And also. Now that interpreters are apparently fleeing the industry, deaf people won’t be able to pay their mortgage/rent either without appropriate job interview processes, workplace interpreting, or maintain their health without interpreters present.

      • most adults get paid for more than what may only be 1 or 2 90 minute sessions per day….

        that ISN’T enough to live on

      • Hi Anon. You quite reasonably asked for evidence – I’m in the process of getting the evidence comparing the interpreting profession to other professions. In the meantime, these figures may help you understanding why so many good interpreters have already left the profession, or only do it occasionally, and why so many more are now thinking of doing the same thing. Please don’t think we don’t understand what it means when we move into different careers – we do. We have friends and family and colleagues who are Deaf. We understand the demand and what it means when someone doesn’t get a suitably qualified terp. But – like many professions dominated by women – we are poorly paid, the work is seasonal, and the career path is pathetic. We are undervalued and underpaid. For me, the identity of ‘interpreter’ will never go away; it’s a really important part of my life. But I simply could not afford to keep interpreting as my main source of income. Anyway, here’s some stats for now (from Professionals Australia):

        “Rates of pay not keeping pace with inflation:
        Between 2001 and 2006, while the consumer price index (CPI) went up by 15.3%, translator incomes overall increased by only 3.7% and interpreter incomes fell back by 1.5%. In other words, over this period the movement in translator incomes lagged the CPI by 11.6% and the movement in interpreter incomes lagged the CPI by 16.8%.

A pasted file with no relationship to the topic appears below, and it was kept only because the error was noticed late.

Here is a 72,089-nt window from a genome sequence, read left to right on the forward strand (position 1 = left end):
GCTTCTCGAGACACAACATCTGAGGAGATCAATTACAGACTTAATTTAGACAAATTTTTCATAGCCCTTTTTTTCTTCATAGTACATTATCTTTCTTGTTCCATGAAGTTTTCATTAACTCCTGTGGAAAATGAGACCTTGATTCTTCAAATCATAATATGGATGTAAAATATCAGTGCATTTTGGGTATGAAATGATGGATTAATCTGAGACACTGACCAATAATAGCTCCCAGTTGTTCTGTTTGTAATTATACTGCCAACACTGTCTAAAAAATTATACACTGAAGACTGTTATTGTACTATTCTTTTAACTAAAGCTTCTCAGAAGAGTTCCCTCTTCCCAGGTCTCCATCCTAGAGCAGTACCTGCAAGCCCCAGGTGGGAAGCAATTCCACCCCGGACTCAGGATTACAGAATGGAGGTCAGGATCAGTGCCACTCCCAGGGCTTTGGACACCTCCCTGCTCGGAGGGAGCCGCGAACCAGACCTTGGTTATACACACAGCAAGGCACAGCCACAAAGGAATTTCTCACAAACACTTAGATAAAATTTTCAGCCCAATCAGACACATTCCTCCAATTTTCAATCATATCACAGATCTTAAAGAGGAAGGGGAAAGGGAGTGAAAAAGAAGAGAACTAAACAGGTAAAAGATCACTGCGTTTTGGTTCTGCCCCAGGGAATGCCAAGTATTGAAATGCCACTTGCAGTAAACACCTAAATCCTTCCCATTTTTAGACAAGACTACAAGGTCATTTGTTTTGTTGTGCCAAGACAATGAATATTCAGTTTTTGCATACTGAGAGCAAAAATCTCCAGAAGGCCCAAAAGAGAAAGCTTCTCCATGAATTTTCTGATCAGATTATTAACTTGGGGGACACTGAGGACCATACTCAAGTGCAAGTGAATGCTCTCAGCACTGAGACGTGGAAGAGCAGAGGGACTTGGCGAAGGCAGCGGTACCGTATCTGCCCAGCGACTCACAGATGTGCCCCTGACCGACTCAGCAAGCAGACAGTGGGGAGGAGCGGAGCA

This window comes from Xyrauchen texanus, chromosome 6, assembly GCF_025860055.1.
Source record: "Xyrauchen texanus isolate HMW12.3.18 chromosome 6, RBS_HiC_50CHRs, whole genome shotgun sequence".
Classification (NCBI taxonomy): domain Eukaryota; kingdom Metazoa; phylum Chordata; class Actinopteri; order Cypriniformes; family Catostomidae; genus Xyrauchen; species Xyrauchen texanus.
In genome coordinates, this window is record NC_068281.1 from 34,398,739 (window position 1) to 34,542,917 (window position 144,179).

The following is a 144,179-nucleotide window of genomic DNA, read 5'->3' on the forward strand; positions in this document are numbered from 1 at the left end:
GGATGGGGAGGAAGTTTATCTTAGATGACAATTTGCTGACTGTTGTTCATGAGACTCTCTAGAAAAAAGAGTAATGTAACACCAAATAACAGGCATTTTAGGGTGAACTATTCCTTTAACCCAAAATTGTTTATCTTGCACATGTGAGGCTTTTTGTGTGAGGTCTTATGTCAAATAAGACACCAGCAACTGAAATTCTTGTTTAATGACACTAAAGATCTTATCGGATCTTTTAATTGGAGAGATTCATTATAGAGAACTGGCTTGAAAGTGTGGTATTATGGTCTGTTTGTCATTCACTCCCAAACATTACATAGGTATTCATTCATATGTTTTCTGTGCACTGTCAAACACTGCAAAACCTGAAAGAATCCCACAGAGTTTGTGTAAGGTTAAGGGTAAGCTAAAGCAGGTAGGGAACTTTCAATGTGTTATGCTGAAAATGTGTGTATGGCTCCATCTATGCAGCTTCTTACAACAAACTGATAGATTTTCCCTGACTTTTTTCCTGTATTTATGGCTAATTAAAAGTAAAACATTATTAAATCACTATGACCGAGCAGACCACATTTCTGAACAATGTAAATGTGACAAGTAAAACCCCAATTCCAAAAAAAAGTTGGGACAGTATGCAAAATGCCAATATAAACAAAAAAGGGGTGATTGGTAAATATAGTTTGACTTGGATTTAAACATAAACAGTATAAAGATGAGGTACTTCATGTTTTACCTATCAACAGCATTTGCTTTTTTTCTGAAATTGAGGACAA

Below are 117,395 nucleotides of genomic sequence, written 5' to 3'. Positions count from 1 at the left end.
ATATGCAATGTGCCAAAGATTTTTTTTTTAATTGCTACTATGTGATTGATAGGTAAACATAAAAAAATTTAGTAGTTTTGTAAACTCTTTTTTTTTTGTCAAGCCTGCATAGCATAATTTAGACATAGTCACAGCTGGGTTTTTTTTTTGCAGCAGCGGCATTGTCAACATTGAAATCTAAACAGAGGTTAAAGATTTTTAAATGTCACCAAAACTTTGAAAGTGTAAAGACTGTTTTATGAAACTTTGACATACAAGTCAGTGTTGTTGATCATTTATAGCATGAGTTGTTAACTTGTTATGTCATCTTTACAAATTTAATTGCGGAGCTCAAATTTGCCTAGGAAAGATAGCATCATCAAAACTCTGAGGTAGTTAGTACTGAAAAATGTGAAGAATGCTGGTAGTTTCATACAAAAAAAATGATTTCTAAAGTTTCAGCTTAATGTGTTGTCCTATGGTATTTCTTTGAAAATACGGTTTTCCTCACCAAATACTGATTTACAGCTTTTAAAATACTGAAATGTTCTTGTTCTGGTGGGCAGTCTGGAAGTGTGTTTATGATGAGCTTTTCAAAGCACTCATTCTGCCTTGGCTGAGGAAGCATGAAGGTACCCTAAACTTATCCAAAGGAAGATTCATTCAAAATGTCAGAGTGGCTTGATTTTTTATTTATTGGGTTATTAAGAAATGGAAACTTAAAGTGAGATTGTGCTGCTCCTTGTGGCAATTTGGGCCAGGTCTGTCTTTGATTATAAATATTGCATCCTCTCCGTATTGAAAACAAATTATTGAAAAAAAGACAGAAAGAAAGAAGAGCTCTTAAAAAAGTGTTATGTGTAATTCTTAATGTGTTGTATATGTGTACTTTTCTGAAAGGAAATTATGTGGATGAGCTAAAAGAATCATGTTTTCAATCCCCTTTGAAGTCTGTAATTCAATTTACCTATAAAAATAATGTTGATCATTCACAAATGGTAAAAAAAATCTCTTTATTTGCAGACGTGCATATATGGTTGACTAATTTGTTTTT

Liability for costs/expenses incurred:
        With services outsourced and Translators and Interpreters almost always working via an intermediary, responsibility for expenses – formerly covered by employers or not incurred because Translators and Interpreters were directly employed – are paid by the Translators
        and Interpreters themselves. Translators and Interpreters report that after covering expenses
        including Blackberries (which is how they receive their bookings), internet service provider (to
        support the use of Blackberries), street directory, petrol and travel time, their hourly rates are
        less than they were 10 years ago.

        Little or no offset for income insecurity: notice and periods of engagement:
        Short notice periods, little or no regulation around minimum periods of engagement and inadequate cancellation fees provide little offset for the income insecurity which characterises the industry.

        Multiple job-holding:
        There is evidence that Translators and Interpreters hold more than one job and receive
        income from multiple sources. .. around 37 per cent of respondents earned less than 50 per cent of their total income from their Interpreting job.

        Misclassification of employees as contractors and employment entitlements:
        There may be a significant number of contractors who,
        when assessed against the common law test of employment, may more appropriately be
        classified as employees [aka sham contracting]. This has implications for access to employment entitlements such as annual leave, sick leave and as discussed above, superannuation, and as discussed below, for workers compensation and professional indemnity cover.

        Risk shifting:
        Because of the lack of clarity around employee/contractor status, there is also a lack of clarity
        around who is liable in the two critical areas of workers compensation and professional
        indemnity cover. While agencies divert this risk/liability to the contractors, there is a limited